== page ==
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This paper offers an explanation for why some parts of philosophy have made no progress. Philosophy has made no progress because it cannot make progress. And it cannot because of the nature of the phenomena philosophy is tasked with explain- ing—all of it involves consciousness. Here, it will not be argued directly that con- sciousness is intractable. Rather, it will be shown that a specific version of the prob- lem of consciousness is unsolvable. This version is the Problem of the Subjective and Objective. Then it is argued that the unsolvability of this latter problem is why there are other unsolvable philosophy problems. Keywords Consciousness · Mind · Objective · Philosophy · Progress · Points of View · Reduction · Subjective 1 On Proving Philosophy Problems Unsolvable The idea that philosophy does not make progress is not new. And, unsurprisingly, it is not warmly embraced. But it is increasingly taken seriously. Here, we will argue that five specific philosophy problems are unsolvable because they are all variations of one special problem which is itself unsolvable. This latter problem is the Problem of Subjective and Objective points of view. That this problem is unsolvable strongly suggests that the problem of consciousness is also (and see, Dietrich and Hardcastle 2004). For some arguments that philosophy makes no or surprisingly little progress, see Chalmers (2015), Dietrich, (2011), McGinn (1989, 1993), Nagel (1974, 1979, 1986), and Sterba (2005). The literature on this fascinating topic is growing as pro-progress philosophers rush to philosophy’s aid, e.g., see Stoljar (2017). In sharp contrast, the sciences do indeed make progress. Consider medicine: it is much better to have almost any disease today than 50 years ago. The sciences are among humankind’s greatest achieve- ments. * Eric Dietrich email@example.com Philosophy Department, Binghamton University, Binghamton, NY, USA Vol.:(0123456789) 1 3 27 Page 2 of 14 Global Philosophy (2023) 33:27 Thomas Nagel cast doubt on the view that consciousness was due entirely to neu- rophysical processes in his famous paper ‘What is it like to be bat?’ (1974). In this paper, he introduces us to a more general version of the problem of consciousness he calls the Problem of the Subjective and Objective. The Problem of the Subjective and Objective is given a fuller treatment in his 1979 paper, ‘Subjective and Objec- tive’ in his book Mortal Questions (pp 196–213—stand-alone page references will be to this). The philosophy problems we are concerned with are the same Nagel analyzed in his (1979). They are: (1) The meaning of life—is life absurd? (2) Is there freewill? (2a) Is there moral responsibility? (Nagel considers this problem to be directly tied to problem (2)) (3) What constitutes personal identity? Are we each a self? (4) The mind–body problem—could consciousness be a physical brain process? (5) The clash between consequentialist and “more agent-centered views of right and wrong” (p. 202). Our strategy, like Nagel’s, will be to show, first, that these five problems are all versions of one specific, but abstract, philosophy problem, and then, second, to argue that that specific problem is unsolvable. The one specific problem: reducing our subjective points of view to our objective ones (or vice versa), or, failing that, reconciling these two points of view. We will use ‘S/O problem’ as a short name for this problem. We will call the five philosophy problems, above, the Central Five, agreeing, with Nagel, to make (2a) a crucial part of (2). Importantly, our argument that the S/O problem is unsolvable differs considerably from Nagel’s, and it is con- siderably stronger. Finally, though our strategy is like Nagel’s, it diverges from Nagel’s view of the matter. Nagel hoped that shedding light on the S/O problem would help move phi- losophy along to solving some of its deepest problems. Nagel said: (p. 196). There is a problem that emerges in several areas of philosophy whose con- nexion with one another is not obvious [the S/O problem]. I believe that it can be given a general form and that some treatment of it is possible in abstraction from its particular instances—with results that can be applied to the instances eventually. (p. 196). But in the end, he doubted that the S/O problem could be solved: It is the aim of eventual unification [of the subjective and objective points of view] that I think is misplaced, both in our thoughts about how to live and in our conception of what there is. (p. 213). The term “central five” primarily means central to Nagel’s goal, rather than central to all of philosophy. 1 3 Global Philosophy (2023) 33:27 Page 3 of 14 27 Yet Nagel placed no blame for philosophy’s lack of progress on the eternal clash of the subjective and objective points of view. This is exactly what is argued for here. 2 Why These Five? Why did Nagel pick these five philosophy problems, and not others? It is not because only these five exhibit the S/O Problem. Nagel openly states that other philosophy problems exhibit the same S/O Problem structure (p. 206). He says: Obviously the difficulty of reconciling subjective and objective points of view arises with regard to space and time, death, and throughout the theory of knowledge. (p. 206). But Nagel does not explicitly say why he picked these five. And we use them here because Nagel used them to such good effect in his 1979 paper. But there is more to say. The key for Nagel, I think, is that all five problems are important and venerable philosophy problems which each of us probably has wrestled with at some time in our current lives, and all five are easily seen to be due to the clash between subjec- tive and objective points of view. And, all five problems share the same structure, which is this: “From the relevant subjective point of view, X is the case, but from the relevant objective point of view Y is the case, where Y entails Not-X and X entails Not-Y.” We immediately have, then, this result: The subjective and objective points of view in each problem cannot both be true, that would result in a contradiction; so, the objective point of view must provide the correct answer to the philosophy prob- lem under consideration simply because the objective point of view is objective. The problem with this, as we will see in the remainder of this paper, is that the objective point of view fails to capture the truths revealed from the subjective point of view. This works the other way, too. We can go with the “solution” seen from the subjec- tive point of view, while tabling the objective point of view. But then we lose truths revealed by the objective point of view. So, we are stuck, then, with contradiction or inadequacy. Both are unacceptable. The remainder of the paper examines all this in detail. 3 Subjective and Objective Points of View and the Central Five Rather than defining “subjective” and “objective” points of view, let us instead show how S/O funds the Central Five. Hopefully, this will help the reader’s intuitions and thereby help the reader see how the S/O problem is at the heart of the Central Five. (This strategy and discussion are derived from Nagel 1979.) Also, the five problems work together, forming a sort of kernel that spans most of philosophy. Meta- physics, Epistemology, and Ethics are all represented here. 1 3 27 Page 4 of 14 Global Philosophy (2023) 33:27 (1) From a subjective point of view, one’s life is significant. One’s goals, beliefs, desires, success’s, failures matter to the individual who has them and to the peo- ple who, in one way or another, come into contact with that individual. However, from an objective viewpoint, one’s life is not significant. In the fullness of time, none of our lives will matter. Eventually, Homo sapiens will go extinct; our sun will expand to consume Earth and then wither to a red dwarf. All life on Earth, and all testament that there was life on Earth will one day be gone completely. In sum, from a subjective point of view, our lives have meaning and so aren’t absurd, but from an objective one, they lack meaning, and so are absurd. (2) From a subjective point of view, we humans do things; we are agents—we often think of ourselves as the sources of causal chains. We decide we are going to take up yoga and follow up by attending weekly classes. As we get stronger and healthier, we feel good about ourselves for having the will to stick to a good, if arduous, plan. However, from an objective viewpoint, all of our thoughts and behavior have causal antecedents that together form a vast causal history. This history runs back to the beginning of everything, and so, predates not only our decision to take up yoga, but yoga, humans, and life itself. Determinism, on Nagel’s view, is the thesis that there are no agents, no one ever does anything, rather, stuff just happens causally, and the relevant being is along for the ride. (2a) From a subjective point of view, we are each morally responsible agents. A person’s behavior is subject to her moral judgments as well as the moral judgments of others. Moral responsibility flows from being an agent, from being the author of certain causal chains. However, from an objective point of view, where there are no agents, moral responsibility evaporates. From an objective point of view, blame and guilt make no sense (p. 199). From an objective viewpoint, the September 11 attackers were not morally responsible for their deeds, for there were no deeds. Instead, the attackers were swept along in a vast wave of causation; at no time were they in control. At no time... are any of us. (3) From a subjective point of view, we each have a personal identity which we often label as our self and which grounds our being. We answer the question “What are the conditions that must obtain if two experiential episodes separated in time are to belong to a single person?” (p. 199) with “the same self experiences both episodes” (or “the same self is the experiential locus of both episodes”). However, from an objective point of view, various types of publicly accessible and determinable continuities—e.g. “physical, mental, causal, emotional” (p. 199)—can be used to establish that it is the same person who experiences both If one wants, this beginning can be construed as the Big Bang or Inflation or some other early epoch in the formation of today’s observable universe. As Nagel points out, if somewhere in the vast causal chain, there is some uncaused event, such as some quantum process, this does not open any logical space for freewill because the uncaused event, by defini- tion, was not caused by an agent. See p. 198. 1 3 Global Philosophy (2023) 33:27 Page 5 of 14 27 episodes. Nagel objects here, deploying a “further question” argument (p. 200): For any individual or being that satisfies some objective continuity, there is the further question as to whether the same self is also continued. This further question occurs because the publicly accessible and determinable continuities don’t directly apply to the self; by definition, selves are not public. Consider the resulting epistemic clash: Objectively, our inability to capture the continuity of the self is troubling (at least to some), but subjectively, it seems that we don’t even need to bother with such concerns—it is subjectively obvious (at least to some) that one’s self now is the same self as an earlier one. In fact, subjective continuity of a person is due to the continuity of that person’s self. (4) From a subjective point of view, sugar tastes like this (p. 201), the blue sky looks like this, and a baseball feels like this. The thises are pointing at certain experiences that all or most of us share to some degree. Such pointing is the best we can do communally, publicly. This is because, in general, from a sub- jective point of view, we are beings with minds: our lives are filled with rich, conscious experiences, which we share more or less well, often by language. However, from an objective point of view we are beings with brains. Somehow, conscious experiences are available only to the relevant agent, the relevant self. External to this agent or self, there are only the events and properties that we can publicly measure. Our sciences require such publicly measurable events. So, the contents of our conscious experiences are apparently beyond the reach of science (Dietrich and Hardcastle 2004). We now have, even if we don’t like it one bit, two realms: the objective, measurable, physical realm, and the subjective, non- measurable, experiential realm. How they interact (if they do) is the mind–body problem. (5) From a subjective point of view, we must take the individual seriously. Spe- cifically, it seems we all have the right to pursue our own lives (within limits) without having to consider, at each step, whether we are maximizing the good for the most beings—without, that is, justifying everything that we do to the larger community to which we belong. However, from an objective point of view, we seem to be drawn naturally to a more consequentialist viewpoint. For the con- sequentialist, our behavior is good or bad depending on how it affects others. From a more agent-centered perspective, our acts are right or wrong depending This epistemic clash is due to the epistemic gap between the physical and the phenomenal (Levine 1983). Of course, some philosophers reject the very notion of an epistemic gap. One way to do this is to get rid of the self, say by arguing that it is an illusion. Thomas Metzinger is a well-known example of someone who makes such a move; see his 2003 book Being No One. There is a large literature on this book, attacking and defending it. As with similar attempts by the Logical Empiricists, the self seems to have so far survived Metzinger, mostly due to the fact that selves are very hard to deny (at least for some). Those that have an easier time denying the self are usually impressed by the repeated failures to reductively (neurally) explain what the self is and how we have one (if we do). One unpopular option: conclude that, perhaps, some very important things, like the self, cannot be reductively explained, which is to deny physicalism. Again, we see the epistemic gap. And again, a well-known move some philosophers make here is to flatly deny that there is any such gap by denying that there is any experiential realm at all. Daniel Dennett is an example. See his 1991 book, Consciousness Explained and his 1988 paper, Quining Qualia. 1 3 27 Page 6 of 14 Global Philosophy (2023) 33:27 on whether we are interfering with another’s rights (p. 203). Nagel holds that for the consequentialist, the individual must transform “as far as possible into an instrument for the realization of what is best sub specie aeternitatis” (p. 204). However, Nagel points out that “life cannot be lived sub specie aeternitatis (p. 205).” From which he suggests that the opposition between the two points of view is a stalemate (p. 205). This concludes our examination and explication of the Central Five. The impor- tant thing to note, says Nagel, is that all these problems are based on the clash between an objective point of view and a subjective one. Of course, the details dif- fer from problem to problem, but their general, abstract structure remains the same: What is asserted from the subjective point of view is denied from an objective point of view. So, we get: Our individual lives are meaningful—Our individual lives are meaningless; We each have freewill—We each lack freewill; and so on. Subjec- tively, X is the case, but objectively, Not-X is the case. For those who hate contradic- tion, who hate paradox, this is intolerable. Something must be done. Finally, from the above discussion, we see that an objective point of view is a view on a mind-independent, external world: the mind views the external world. Objective points of view have to be impersonal to varying degrees. A subjective view is private and depends exclusively on the viewer’s consciousness. Unlike the objective point of view, the subjective one doesn’t guarantee an external world at all: the mind experiences, full stop. So, as noted, the two points of view are in opposi- tion. This attempt at definitions will have to do for now. 4 What Does It Mean to Solve the Subjective/Objective Points of View Problem? Since the Central Five are, at root, the S/O Problem, knowing how to solve it would presumably take us a long way toward solving the Central Five. There are at least two ways to solve the S/O problem. Perhaps most obviously, one way would be to reduce the subjective to the objective, or vice versa. The goal for physical monists is to reduce the subjective point of view to the objective one (e.g.,Dehaene and Nac- cache 2001; Dehaene et al. 2017; Moyal, et al. 2020.) The goal for the idealists is to reduce the objective to the subjective (e.g., Berkeley 1713). Another way, would be to say that the objective point of view is always the cor- rect point of view, in virtue of being objective. Literally, ‘under the aspect of eternity.’ Somewhat more colloquially, ‘viewed in relation to the eternal,’ or ‘from a universal perspective.’ Such a view is purely objective. At least that is the intent. This point of view is ancient, but Spinoza gave it its modern meaning. See his Ethics, Part V, Prop. XXIII, Scholium. We will examine this further, below. For Berkeley, the subjectivity was God’s. Naturally, Berkeley held that such subjectivity was rock solid (he was a bishop, after all). Indeed, for Berkeley such subjectivity was objectively true: If God subjec- tively perceived a tree at some location, then for humans and other beings, there really was a tree there, and it remained there because God continued to subjectively perceive (or conceive) it. 1 3 Global Philosophy (2023) 33:27 Page 7 of 14 27 Reduction in either direction has so far not worked. This conclusion is forced on us by the lack of any widely agreed-upon reduction in the literature (see, Carter, et al. 2018, which is a reply to Dehaene, et al. 2017; see also Lycan 2009; and for a positive anti-reductionist theory, see Chalmers 1996). But of course, what we want to do here is to explain why the reduction won’t work. So, we have to examine this attempted reduction carefully. The second way is more promising: cleave to the position that the objective view is always the right one. Let us consider this second way first, partly because it reveals more about how the subjective and objective points of view are related. 5 The Objective‑Only Solution One objection to the Objective-Only solution is that the subjective is just as real, just as important, and just as much a guarantor of truth as is the objective. In fact, in one way, conscious, subjective experience is a more reliable guide to a certain kind of truth than objective perceiving. To be conscious of experiencing a red square is to be infallible about such an experience. Yes, there might be no red square in the perceiver’s external environment causing the experience, but the experience exists and persists anyway. If you are the experiencer, you are certain you are having the experience; in fact, for any experiencer: to experience is to be certain (see next). You are perhaps somewhat less confident that you are not hallucinating (especially if you are in a philosophy class), or less confident that you are experiencing some- thing out there in your environment. Such loss of certainty is the core of Cartesian Doubt. But one can be sure the experience itself is real. As Chalmers puts it (1996, pp. 196–197): there is something intrinsically epistemic about experience. To have an expe- rience is automatically to stand in some sort of intimate epistemic relation to the experience.... There is not even a conceptual possibility that a subject could have a red experience like this one without having any epistemic contact with it: to have the experience is to be related to it in this way. [First emphasis added.] So, going with the objective answer, and only the objective answer for each phi- losophy problem, makes an entire class of relevant truths unavailable to us. How then, could the objective-only answer always be the right one? “Precisely because,” responds the fan of Objective-Only, “the real truth, the important truth in each philosophy problem is the objective truth; everyone sensible This is the point of Nagel’s well-known paper “What is it like to be a bat?”, Nagel (1974). The only way to know what it is like to be a bat is to be a bat, which for Nagel’s human reader (and for Nagel him- self) is impossible. Imagining hanging upside down and flying around on summer nights eating bugs will not cut it, according to Nagel, for that only delivers what it would be like for the imaginer to behave like a bat. Incorrigible is also used, see, e.g., Chalmers (1996), pp. 196–197. The terms ‘infallible’ and ‘incor- rigible,’ are not perfectly interchangeable, however. ‘Infallible’ is a better term, here. 1 3 27 Page 8 of 14 Global Philosophy (2023) 33:27 agrees to that. So, we can forego the subjective truths. Yes, there are subjective truths, but they are important only to the relevant individual, the experiencer, they aren’t important to a wider community. . . pretty much by definition. So, the S/O problem is solved, or at least solvable provided that we embrace objectivity, which we must.” The fan of Objective-Only is wrong. 6 The Subjective and the Objective Viewpoints Are Equally Real and Equally Necessary The connections between subjective and objective points of view are quite tight and robust. The fan of Objective-Only underestimates them. We will briefly examine three of these connections; this will give us our needed argument that the fan of Objective-Only is wrong. The three are: (1) Experience delivers knowledge; (2) Occurrent knowing feels like something, i.e., occurrent knowing delivers a con- scious, subjective state unique to it—it delivers a certain type of experience. (3) Subjective and objective need each other and involve each other directly. 6.1 Experienc e Delivers Knowledge Our subjective, conscious experiences are crucial to our lives. Experiencing thirst, Bif searches for a glass of water. Not finding any, she builds a water pipeline from a nearby river. Abstract this case, and one will see that our inner, private subjective states are at least partly responsible for everything we intentionally do, and some things we do accidentally. From AI to global heating to wildlife protection measures for zebras, human objective action and human subjective experience are deeply and robustly intertwined. We get this principle: EDK: Experience delivers knowledge; experiencing delivers knowing. EDK is basically Chalmers’s idea, above, that it is conceptually impossible to con- sciously experience something and not gain some knowledge of that thing in that very experience, even if the thing is only in one’s imagination or mind—a halluci- nated red square is still red and a square. 6.2 Occurrent Knowing Feels Like Something Bringing before our mind something that we know, results in feeling that we know that thing. Currently reflecting on the happy fact that 2 + 2 = 4, we can step back 1 3 Global Philosophy (2023) 33:27 Page 9 of 14 27 see that our knowing this fact feels like something. As Nagel might put it: There is something it is like to be a knower. We knowers use this feeling of knowing to know (or learn) that we know. The feeling that we know 2 + 2 = 4 when we think of it is subjective, but that 2 + 2 equals 4 is an objective fact. Both points of view are needed in order to know the sum of two twos. 6.3 Subjective and Objective Need Each Other and Involve Each Other Directly The lesson of 6.2 expands. The objective involves the subjective both directly and crucially. And the subjective directly involves the objective. It is not just that the one needs the other, it is that objectivity is a form of subjectivity and subjectivity is a form of objectivity—yet, they are not the same. To see this, let’s start with objectivity. To objectively perceive something, is to have a certain kind of subjective experience of it. What makes this subjective expe- rience objective, according to Nagel (p. 208), is that the experience is experienced by someone almost all of whose particular properties have been abstracted away. Details which pick out a specific and unique perceiver and its specific point of view are abandoned via abstracting. All that really matters is that the objective experi- encer is an appropriate perceiver equipped with some relevant knowledge. If some baseball pitch is objectively a strike, and as long as the relevant perceiver (which could even be a computer of some sort) knows what a strike looks like, then all the other details can be ignored, including not being a human baseball umpire. We can see all of this in Nagel’s description of the objective point of view. Nagel points out that talking of objective and subjective points of view is shorthand for a subjective/objective polarity (p. 206). At one end, the objective dominates; at the other, the subjective dominates. But at no place between the two poles, nor at either end, is there objectivity without subjectivity, or subjectivity without objectiv- ity. They are always together. What then constitutes being objective? Nagel says (p. 208): [Neither wider and wider intersubjective agreement, nor expanding imagi- native scope are required.] [Objectivity’s] essential character [in the Central Five]... is externality or detachment. The attempt is made to view the world not from a place within it, or from the vantage point of a special type of life and It does look as if EDK, “experience delivers knowledge,” is somehow the flip side of “occurrent knowing feels like something.” For example, one might speculate that “experiencing delivers knowing” always co-occurs with “knowing delivers experiencing.” Exploring this seems fruitful, but will have to await for another time. Claim: All the propositional attitudes—belief, hope, desire, want, wish, judge, consider, deny, etc.— come with their own specific conscious feeling. Hope feels different from desire or belief. So, it is not just occurrent emotions that deliver conscious feelings. It is not clear how to prove this claim, however. About the best that can be done is to ask researchers to treat their own minds like a field study and open- mindedly introspect the subjective felt differences that occur with having the different propositional atti- tudes. For further work on this topic: see, Kriegel (2013), and for some good background, see Bourget and Mendelovici (2019). 1 3 27 Page 10 of 14 Global Philosophy (2023) 33:27 awareness, but from nowhere in particular and no form of life in particular at all. Nagel calls this ‘nowhere in particular,’ the View From Nowhere (see his 1986). (One might quibble with Nagel, here. It might be that increased externality and detachment imply ever widening intersubjective agreement and increased imagina- tive scope. We assume these implications here.) So, to be objective requires being subjective, but where the experiencer lacks any identifying details that would provide a specific location, a specific form of life, or a specific point of view. What then is subjectivity? It is narrow, right-now consciousness. It is the what-it- is-like-to-be-ness of our immediate existence. At the subjective end of the polarity, a specific self is having a specific subjective experience. Where, then, is the objective in this subjectivity? Nagel holds that the increased objectivity depends on detachment, which, via the implication above, which we accept, implies a greater field of view than the sub- jective. Nagel says: “[The aim of increased objectivity] is to regard the world as centerless, with the viewer as just one of its contents” (p. 206). According to Nagel, we shed our current perspective and move toward greater objectivity by moving out- ward toward greater detachment; what we formerly detached from becomes part of what we are now viewing—our old, less objective point of view. Of course, all this “moving to increase the width of perspective” is metaphorical, but it is a compelling and useful metaphor. So, what about the width of the maximally subjective point of view? It most definitely has a width; its width isn’t zero. Its width is one experiencer wide, as it were. This is the objective reality of the subjective. The subjective is objectively real, it is just experienced by one, single experiencer. Another way to put this is to note that each experience is someone’s experience (p. 207), that is, the experiencing relation is binary: there is the experience itself (the content of the experience) and the self or being having the experience. The experi- encer really is experiencing, even if the experiencer is hallucinating or is all alone in a self-imagined universe. At maximal subjectivity, we have a kind of minimal objectivity. A third way to put this is to note that when considering our maximally subjective point of view, we are at the view from someone very specific. This is an objective view. Detaching from here and moving outward, repeatedly shedding points of view, we wind up at a robustly objective point of view. Nagel does not think we can ever get to the View From Nowhere (p. 206). Instead, the View is a gov- erning, lofty goal. One can speculate that at the maximally subjective point of view, there can only be one single expe- riencer. On this assumption, there is no community of selves or beings at the maximally subjective point of view. 1 3 Global Philosophy (2023) 33:27 Page 11 of 14 27 Here is an example. Suppose at the maximally subjective point of view, Bif sees a red square. The red square is accessible only to Bif, for conscious experiences are private. This is already an objective point of view held by one: Bif. It is a minimally objective view, true, but enough to be genuinely objective. Now, Bif can externalize, detach, abstract from her own personal conscious experience. She can explicitly adopt perspectives that are increasingly objective, accessible to more and to different kinds of experiencers. For example, from the private red square perspec- tive, Bif can move to seeing the red square as something “out there” causing her experience and hence, accessible others (of course, this move is made constantly and easily and naturally by all of us ). Still more objective points of view can be got by adding in more physics; for example, by considering the red square as some- thing reflecting light of wavelengths between 630 and 750 nm and absorbing other wavelengths. Further abstractions can be developed. These remove Bif’s personal, specific details, such as her location in space and time and what kind of being she is. So, Bif’s subjective experience is capable (in principle) of generating a Bif-less objectivity as Bif herself recedes into the background. Call Bif’s increasing detachment subjective shedding. The properties that define a specific, individual perceiver are shed, increasing objectivity. Subjective shedding is increased externality which in turn results in ever widening intersubjective agree- ment and expanding imaginative scope. However, no one can shed all the properties that define a specific, individual perceiver. Call going the opposite way subjective acquiring. This is the way of ever nar- rowing intersubjective agreement and imaginative scope until, at its narrowest, there is but one experiencer robust and fully specified (in principle) by all her properties both factual and counterfactual. We see then that the subjective couldn’t be rendered more and more objec- tive unless there was something to detach from right at the beginning. This some- thing is the minimally objective (maximally subjective) aspect of Bif’s red square experience. Conscious experiences can be and are routinely conditionally shared. If we trust Bif and her reports on her phenomenology (and such trust is usually easy to come by; often trusting is the default), then we may confidently infer that she, Bif, sees a red square. Of course, we have to also assume that there is no Cartesian evil demon, which is a very easy assumption to make, to put it mildly... but it is an assumption. As an aside, note that the evidence that no evil demon exists is the same as the evidence that there is an evil demon fooling us — namely the “external” world. Though easy, natural, and constant, it all could still be an illusion, as Descartes and the movie The Matrix make clear. It is easy and even necessary to assume that there is no evil demon, but there might be an evil demon for all that. 1 3 27 Page 12 of 14 Global Philosophy (2023) 33:27 7 The Fan of Objective‑Only is Wrong So we have: subjectivity delivers objective knowledge (sec. 6.1), this knowledge is identified as such by the possessor of that knowledge via subjective feelings (sec. 6.2), and the core content of all objective views is provided by subjective, if abstract (and highly externalized), consciousness, and, as well, objectivity accompanies even maximally subjective experiences (sec. 6.3). So, the subjective and objective view- points work together and stand or fall together. Hence, there is no such thing, no such point of view, as the “objectively only.” All objectivity contains some subjec- tivity. So the fan of Objective-Only wants what cannot be got. It is as if the fan wanted a square without corners. A cornerless square is an impossible object. The “objective-only” is equally impossible. Subjectivity must accompany us even as we approach the View From Nowhere. This is because consciousness must be present, or there is no perceiving at all. 8 The Unsolvability of the Subjective/Objective Problem In Sect. 4, we said there are two ways to solve the S/O problem. The first was reduc- ing the subjective to the objective or vice versa. The second way was to pick the objective point of view without any subjectivity at all, not only for the S/O prob- lem, but for all of the problems in the Central Five. This second way has been dealt with: it is logically impossible since neither the objective nor the subjective are eliminable. But what of the first way? Can we reduce one point of view to the other? If “reducing” means, for example, getting rid of the subjective point of view com- pletely and using only the objective one, then No, reduction is not possible, and for the same reasons as in Sects. 6 and 7, above: there is no objective view without the subjective one. If “reducing” means seeing how the subjective point of view is real- ized (or implemented) in the objective, then Possibly. The deep clash exhibited by the S/O problem on its own and as it appears in the Central Five seems to reveal an intrinsic dualism that cannot be eliminated (at least this is one reasonable under- standing of the problem). So, if the realization/implementation can maintain this dualism, then Possibly. If “reducing” means seeing how the subjective point of view logically supervenes on the objective view, then again, Possibly, and for the same reasons governing realizing and implementing; the dualism has to be maintained. Maintaining the dualism needed here while using the machinery of logical supervenience might seem to be a contradiction. After all, Chalmers (1996) uses logical supervenience to characterize certain aspects of the mind as physical. If A facts logically supervene on physical facts, then A facts are them- selves physical, according to Chalmers. So, for example, human memory is physical. But regular logical supervenience might allow for a kind of monism as well as a kind of dualism. This is because Chalmer- sian supervenience doesn’t require the supervenience base to have any direct effect on supervening pro- cess or properties. What we would need to guarantee that we are dealing with the supervening physical is something like superdupervenience. See, Horgan (1993). But then we would be embracing a kind of monism, which, as argued, won’t do. 1 3 Global Philosophy (2023) 33:27 Page 13 of 14 27 In so far as solving the S/O problem requires winding up with just one of the pair, then the S/O problem is unsolvable. And it is no stretch to say that by the term “solve” most philosophers do mean getting rid of one of the pair, usually the subjec- tive view. So, if dualism is an embarrassment, and only some sort of monism will do, then the S/O problem cannot be solved. 9 Conclusion It is not just that philosophy has made no progress; it cannot make progress, at least on the Central Five. This is because solving the Central Five requires getting what cannot be got: one single viewpoint of a subjective-free objectivity (or, vice versa for fans of idealism). Those philosophers wanting or even needing to solve the Central Five (or just one of them) can always hold out for a major scientific-philosophical advance that finally, in some way which we cannot conceive of here, “reconciles” the objective and subjective points of view. Were this to happen, it is likely that our understand- ing of both subjective and objective viewpoints would have to change radically— perhaps the subjective more than the objective... or vice versa, who knows? Other philosophers, finding the arguments here more congenial, could accept that neither reducing nor “reconciling” are in the cards, that a kind of subjective/objective dual- ism governs human existence, and then they could go on to accept that major phi- losophy problems cannot be solved. 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Oxford University Press, New York Publisher’s Note Springer Nature remains neutral with regard to jurisdictional claims in published maps and institutional affiliations. 1 3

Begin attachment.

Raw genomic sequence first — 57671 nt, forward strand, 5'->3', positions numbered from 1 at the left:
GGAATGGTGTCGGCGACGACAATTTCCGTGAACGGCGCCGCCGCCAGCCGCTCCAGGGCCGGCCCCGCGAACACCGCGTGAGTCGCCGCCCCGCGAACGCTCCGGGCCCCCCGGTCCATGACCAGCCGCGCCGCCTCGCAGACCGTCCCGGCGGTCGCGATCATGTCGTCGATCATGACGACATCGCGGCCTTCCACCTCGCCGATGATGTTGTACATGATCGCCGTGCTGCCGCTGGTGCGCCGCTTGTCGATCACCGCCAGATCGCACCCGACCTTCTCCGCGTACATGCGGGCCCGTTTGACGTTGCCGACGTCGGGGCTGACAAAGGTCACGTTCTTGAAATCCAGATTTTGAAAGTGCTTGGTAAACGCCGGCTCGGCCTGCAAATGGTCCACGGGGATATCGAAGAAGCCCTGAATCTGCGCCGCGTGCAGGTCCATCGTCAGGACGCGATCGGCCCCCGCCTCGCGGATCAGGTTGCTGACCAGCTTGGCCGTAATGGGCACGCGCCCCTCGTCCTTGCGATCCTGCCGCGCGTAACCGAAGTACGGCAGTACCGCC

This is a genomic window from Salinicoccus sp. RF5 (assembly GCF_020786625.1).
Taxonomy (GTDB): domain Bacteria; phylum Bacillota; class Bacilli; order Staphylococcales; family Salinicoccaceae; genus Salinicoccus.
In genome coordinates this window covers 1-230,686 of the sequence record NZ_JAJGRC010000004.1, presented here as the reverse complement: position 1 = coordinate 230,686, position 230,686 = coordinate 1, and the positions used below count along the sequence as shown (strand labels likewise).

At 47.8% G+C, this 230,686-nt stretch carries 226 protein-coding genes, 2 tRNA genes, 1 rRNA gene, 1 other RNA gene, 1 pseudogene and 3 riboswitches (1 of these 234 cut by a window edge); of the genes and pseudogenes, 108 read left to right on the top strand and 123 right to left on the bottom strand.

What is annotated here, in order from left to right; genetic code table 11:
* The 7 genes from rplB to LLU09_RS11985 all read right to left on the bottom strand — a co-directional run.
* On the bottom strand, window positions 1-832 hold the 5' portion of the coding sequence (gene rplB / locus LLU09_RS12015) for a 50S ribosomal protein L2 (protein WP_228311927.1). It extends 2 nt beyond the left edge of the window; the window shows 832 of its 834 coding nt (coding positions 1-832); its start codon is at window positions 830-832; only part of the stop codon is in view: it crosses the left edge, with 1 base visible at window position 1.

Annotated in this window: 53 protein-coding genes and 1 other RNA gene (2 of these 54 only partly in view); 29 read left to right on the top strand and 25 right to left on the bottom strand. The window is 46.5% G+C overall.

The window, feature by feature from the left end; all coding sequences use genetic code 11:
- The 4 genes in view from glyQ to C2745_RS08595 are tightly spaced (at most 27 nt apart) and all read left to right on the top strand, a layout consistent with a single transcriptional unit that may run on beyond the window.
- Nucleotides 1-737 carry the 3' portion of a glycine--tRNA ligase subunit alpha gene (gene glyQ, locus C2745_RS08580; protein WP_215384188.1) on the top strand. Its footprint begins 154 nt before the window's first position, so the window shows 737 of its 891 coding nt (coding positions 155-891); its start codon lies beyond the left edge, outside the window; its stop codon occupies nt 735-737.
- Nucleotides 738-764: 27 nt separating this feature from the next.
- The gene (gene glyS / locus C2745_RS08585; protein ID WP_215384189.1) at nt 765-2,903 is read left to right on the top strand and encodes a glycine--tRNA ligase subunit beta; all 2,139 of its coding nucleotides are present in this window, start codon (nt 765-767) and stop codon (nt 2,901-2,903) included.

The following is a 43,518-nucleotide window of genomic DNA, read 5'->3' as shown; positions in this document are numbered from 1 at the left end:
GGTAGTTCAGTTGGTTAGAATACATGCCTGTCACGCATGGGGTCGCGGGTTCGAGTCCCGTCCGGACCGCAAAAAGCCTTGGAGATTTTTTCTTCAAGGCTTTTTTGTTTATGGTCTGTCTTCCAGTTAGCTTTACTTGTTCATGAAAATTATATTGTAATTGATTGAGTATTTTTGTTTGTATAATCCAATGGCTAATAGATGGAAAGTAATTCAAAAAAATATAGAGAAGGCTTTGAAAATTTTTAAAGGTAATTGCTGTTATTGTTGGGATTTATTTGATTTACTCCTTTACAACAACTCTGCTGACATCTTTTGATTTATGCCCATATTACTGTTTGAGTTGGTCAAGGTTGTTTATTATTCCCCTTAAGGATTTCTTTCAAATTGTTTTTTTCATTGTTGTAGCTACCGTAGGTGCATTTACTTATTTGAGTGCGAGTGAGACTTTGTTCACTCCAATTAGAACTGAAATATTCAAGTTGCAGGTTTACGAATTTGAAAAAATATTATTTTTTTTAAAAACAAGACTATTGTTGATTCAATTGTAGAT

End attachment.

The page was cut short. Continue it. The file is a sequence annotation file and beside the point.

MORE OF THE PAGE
Axiomathes – Springer Journals
Published: Apr 1, 2023
Keywords: Consciousness; Mind; Objective; Philosophy; Progress; Points of View; Reduction; Subjective